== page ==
If you are pregnant, don’t panic, the effect has only been found for quite intense stresses, but these do seem to increase the chances of the child developing behavioural problems later in life.
Actually, the idea that motherly stress could affect the unborn child’s chance of developing mental illness is not new.
Researchers tracked down mothers who were pregnant when their partners were killed in the conflict, and compared them to mothers who were also pregnant at the time of the war, but whose partners were not killed in the fighting.
They found that children born to mothers whose partners were killed were more likely to develop schizophrenia later in life than the children born to mothers with partners who survived, suggesting that the stress of grief affected the child’s neurodevelopment.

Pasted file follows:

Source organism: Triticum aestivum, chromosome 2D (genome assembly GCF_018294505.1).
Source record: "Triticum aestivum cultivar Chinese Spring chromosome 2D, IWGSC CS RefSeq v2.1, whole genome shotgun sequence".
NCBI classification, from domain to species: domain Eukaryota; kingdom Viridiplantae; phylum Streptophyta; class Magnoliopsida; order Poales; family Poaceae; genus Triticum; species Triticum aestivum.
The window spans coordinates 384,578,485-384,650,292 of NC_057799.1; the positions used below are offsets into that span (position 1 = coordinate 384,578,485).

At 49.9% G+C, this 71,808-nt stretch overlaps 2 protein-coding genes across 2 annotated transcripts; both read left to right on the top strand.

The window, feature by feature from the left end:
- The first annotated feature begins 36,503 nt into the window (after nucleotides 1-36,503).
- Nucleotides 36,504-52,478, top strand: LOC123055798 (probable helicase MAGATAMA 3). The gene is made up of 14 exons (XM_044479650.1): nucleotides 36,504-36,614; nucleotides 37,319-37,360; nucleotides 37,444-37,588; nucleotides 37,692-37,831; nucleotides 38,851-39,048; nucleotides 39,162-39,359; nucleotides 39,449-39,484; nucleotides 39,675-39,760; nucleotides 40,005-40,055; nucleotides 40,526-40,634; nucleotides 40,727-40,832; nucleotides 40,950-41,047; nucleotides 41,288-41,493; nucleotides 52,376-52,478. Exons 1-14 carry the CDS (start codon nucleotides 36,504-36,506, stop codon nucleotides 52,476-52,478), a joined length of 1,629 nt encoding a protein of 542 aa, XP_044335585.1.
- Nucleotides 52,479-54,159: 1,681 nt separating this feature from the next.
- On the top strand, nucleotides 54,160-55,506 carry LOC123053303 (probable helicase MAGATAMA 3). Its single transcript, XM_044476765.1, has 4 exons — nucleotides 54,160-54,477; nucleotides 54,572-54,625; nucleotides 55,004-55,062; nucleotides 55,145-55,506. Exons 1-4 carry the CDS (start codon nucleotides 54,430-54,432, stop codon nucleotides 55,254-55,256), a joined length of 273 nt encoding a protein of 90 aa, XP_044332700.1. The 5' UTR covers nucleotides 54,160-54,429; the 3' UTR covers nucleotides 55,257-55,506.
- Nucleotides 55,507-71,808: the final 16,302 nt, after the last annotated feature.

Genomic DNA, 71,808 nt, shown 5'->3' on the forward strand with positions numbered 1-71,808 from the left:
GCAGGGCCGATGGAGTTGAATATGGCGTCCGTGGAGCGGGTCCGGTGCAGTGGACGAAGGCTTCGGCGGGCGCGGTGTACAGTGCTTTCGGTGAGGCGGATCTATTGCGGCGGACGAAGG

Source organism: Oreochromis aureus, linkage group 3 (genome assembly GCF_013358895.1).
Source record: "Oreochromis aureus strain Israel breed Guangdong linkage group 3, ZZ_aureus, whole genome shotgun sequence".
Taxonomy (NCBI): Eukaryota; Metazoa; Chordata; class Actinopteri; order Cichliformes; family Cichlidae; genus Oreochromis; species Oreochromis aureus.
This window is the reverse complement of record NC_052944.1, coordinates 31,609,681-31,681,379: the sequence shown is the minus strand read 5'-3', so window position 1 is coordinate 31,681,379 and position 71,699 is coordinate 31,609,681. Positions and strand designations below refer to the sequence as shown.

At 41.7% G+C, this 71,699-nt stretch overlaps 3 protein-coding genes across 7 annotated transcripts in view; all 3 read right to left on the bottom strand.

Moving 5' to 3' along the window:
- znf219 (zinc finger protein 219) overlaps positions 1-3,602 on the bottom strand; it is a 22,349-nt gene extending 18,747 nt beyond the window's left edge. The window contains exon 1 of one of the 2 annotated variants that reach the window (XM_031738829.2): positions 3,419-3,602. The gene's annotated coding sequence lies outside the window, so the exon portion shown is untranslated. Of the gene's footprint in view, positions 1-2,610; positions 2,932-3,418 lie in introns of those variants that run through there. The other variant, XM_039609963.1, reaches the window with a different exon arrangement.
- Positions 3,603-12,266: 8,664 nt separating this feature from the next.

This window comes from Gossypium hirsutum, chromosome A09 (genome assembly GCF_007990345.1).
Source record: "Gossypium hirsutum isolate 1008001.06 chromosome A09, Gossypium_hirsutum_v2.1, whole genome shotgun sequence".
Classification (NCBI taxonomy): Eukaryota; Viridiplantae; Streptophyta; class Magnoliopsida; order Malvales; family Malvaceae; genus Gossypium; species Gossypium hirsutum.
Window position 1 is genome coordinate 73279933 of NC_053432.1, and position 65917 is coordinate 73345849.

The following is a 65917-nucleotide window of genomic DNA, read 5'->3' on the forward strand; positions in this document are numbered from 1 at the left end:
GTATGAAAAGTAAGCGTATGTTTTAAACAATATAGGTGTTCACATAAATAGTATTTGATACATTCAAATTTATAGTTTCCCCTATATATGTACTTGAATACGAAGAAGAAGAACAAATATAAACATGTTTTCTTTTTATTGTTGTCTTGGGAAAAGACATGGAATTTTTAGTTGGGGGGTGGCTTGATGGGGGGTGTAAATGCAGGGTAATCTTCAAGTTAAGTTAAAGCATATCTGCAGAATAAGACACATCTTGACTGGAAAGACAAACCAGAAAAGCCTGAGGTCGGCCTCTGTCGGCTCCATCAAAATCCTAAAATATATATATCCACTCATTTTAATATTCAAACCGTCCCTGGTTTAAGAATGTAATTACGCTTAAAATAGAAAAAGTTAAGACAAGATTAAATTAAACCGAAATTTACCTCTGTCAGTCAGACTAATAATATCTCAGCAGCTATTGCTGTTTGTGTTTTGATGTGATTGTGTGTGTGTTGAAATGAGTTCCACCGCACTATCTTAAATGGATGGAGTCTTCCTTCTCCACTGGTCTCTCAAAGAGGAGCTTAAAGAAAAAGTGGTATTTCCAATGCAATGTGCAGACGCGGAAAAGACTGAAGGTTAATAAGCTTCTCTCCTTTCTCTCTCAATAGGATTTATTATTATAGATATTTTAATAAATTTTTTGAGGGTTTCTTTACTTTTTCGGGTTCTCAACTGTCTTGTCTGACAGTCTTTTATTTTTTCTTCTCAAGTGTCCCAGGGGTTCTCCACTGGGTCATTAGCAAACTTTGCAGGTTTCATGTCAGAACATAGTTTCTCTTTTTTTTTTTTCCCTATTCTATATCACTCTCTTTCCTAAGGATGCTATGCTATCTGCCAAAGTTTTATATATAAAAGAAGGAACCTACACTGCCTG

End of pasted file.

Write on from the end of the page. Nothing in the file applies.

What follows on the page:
This is thought to be due, at least in part, to the effect of stress-related hormone cortisol from the mother affecting the development of the foetus’ nervous system.
It is well known that birth complications can lead to a slight increase risk for schizophrenia later in life, probably because of the effect on the brain.
It is fascinating to think that the mother’s experiences can influence the development of the unborn child’s brain, however indirectly it might occur.
Link to BBC News story on conference presentation.